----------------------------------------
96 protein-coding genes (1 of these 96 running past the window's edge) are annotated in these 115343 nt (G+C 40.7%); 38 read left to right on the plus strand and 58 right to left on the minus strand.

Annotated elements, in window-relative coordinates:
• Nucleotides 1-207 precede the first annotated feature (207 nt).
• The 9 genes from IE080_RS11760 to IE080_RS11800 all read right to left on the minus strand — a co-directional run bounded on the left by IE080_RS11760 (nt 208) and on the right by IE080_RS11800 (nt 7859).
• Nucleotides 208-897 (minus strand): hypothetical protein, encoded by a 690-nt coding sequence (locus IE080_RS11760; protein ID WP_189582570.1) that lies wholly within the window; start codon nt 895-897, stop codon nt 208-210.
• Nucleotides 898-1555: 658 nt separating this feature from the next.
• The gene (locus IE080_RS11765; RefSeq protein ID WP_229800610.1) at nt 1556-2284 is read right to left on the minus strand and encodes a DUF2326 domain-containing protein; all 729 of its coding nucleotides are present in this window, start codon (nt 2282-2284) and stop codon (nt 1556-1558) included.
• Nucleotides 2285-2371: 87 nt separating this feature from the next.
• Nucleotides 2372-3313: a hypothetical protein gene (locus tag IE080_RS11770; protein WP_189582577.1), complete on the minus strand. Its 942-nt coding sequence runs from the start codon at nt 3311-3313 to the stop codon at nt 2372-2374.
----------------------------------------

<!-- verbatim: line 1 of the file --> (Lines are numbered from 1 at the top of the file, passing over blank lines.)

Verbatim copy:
96 protein-coding genes (1 of these 96 running past the window's edge) are annotated in these 115343 nt (G+C 40.7%); 38 read left to right on the plus strand and 58 right to left on the minus strand.